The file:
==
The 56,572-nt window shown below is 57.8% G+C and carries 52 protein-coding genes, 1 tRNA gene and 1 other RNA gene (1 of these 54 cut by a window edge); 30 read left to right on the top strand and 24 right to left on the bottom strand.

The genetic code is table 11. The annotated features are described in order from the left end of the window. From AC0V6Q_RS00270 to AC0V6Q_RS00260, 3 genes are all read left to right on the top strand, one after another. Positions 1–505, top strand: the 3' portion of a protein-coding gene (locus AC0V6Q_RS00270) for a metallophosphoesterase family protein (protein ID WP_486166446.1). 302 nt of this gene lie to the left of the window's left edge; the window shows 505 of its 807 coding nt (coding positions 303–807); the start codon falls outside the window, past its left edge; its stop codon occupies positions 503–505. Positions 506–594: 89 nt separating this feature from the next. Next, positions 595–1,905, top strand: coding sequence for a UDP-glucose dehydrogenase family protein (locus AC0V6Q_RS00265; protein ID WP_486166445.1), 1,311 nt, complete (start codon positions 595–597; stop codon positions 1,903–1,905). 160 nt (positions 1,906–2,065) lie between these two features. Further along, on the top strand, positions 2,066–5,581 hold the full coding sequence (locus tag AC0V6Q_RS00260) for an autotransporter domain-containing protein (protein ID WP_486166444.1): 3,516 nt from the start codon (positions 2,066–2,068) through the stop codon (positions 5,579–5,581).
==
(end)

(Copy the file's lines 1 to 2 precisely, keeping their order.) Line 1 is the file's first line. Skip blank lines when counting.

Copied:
The 56,572-nt window shown below is 57.8% G+C and carries 52 protein-coding genes, 1 tRNA gene and 1 other RNA gene (1 of these 54 cut by a window edge); 30 read left to right on the top strand and 24 right to left on the bottom strand.

The genetic code is table 11. The annotated features are described in order from the left end of the window. From AC0V6Q_RS00270 to AC0V6Q_RS00260, 3 genes are all read left to right on the top strand, one after another. Positions 1–505, top strand: the 3' portion of a protein-coding gene (locus AC0V6Q_RS00270) for a metallophosphoesterase family protein (protein ID WP_486166446.1). 302 nt of this gene lie to the left of the window's left edge; the window shows 505 of its 807 coding nt (coding positions 303–807); the start codon falls outside the window, past its left edge; its stop codon occupies positions 503–505. Positions 506–594: 89 nt separating this feature from the next. Next, positions 595–1,905, top strand: coding sequence for a UDP-glucose dehydrogenase family protein (locus AC0V6Q_RS00265; protein ID WP_486166445.1), 1,311 nt, complete (start codon positions 595–597; stop codon positions 1,903–1,905). 160 nt (positions 1,906–2,065) lie between these two features. Further along, on the top strand, positions 2,066–5,581 hold the full coding sequence (locus tag AC0V6Q_RS00260) for an autotransporter domain-containing protein (protein ID WP_486166444.1): 3,516 nt from the start codon (positions 2,066–2,068) through the stop codon (positions 5,579–5,581).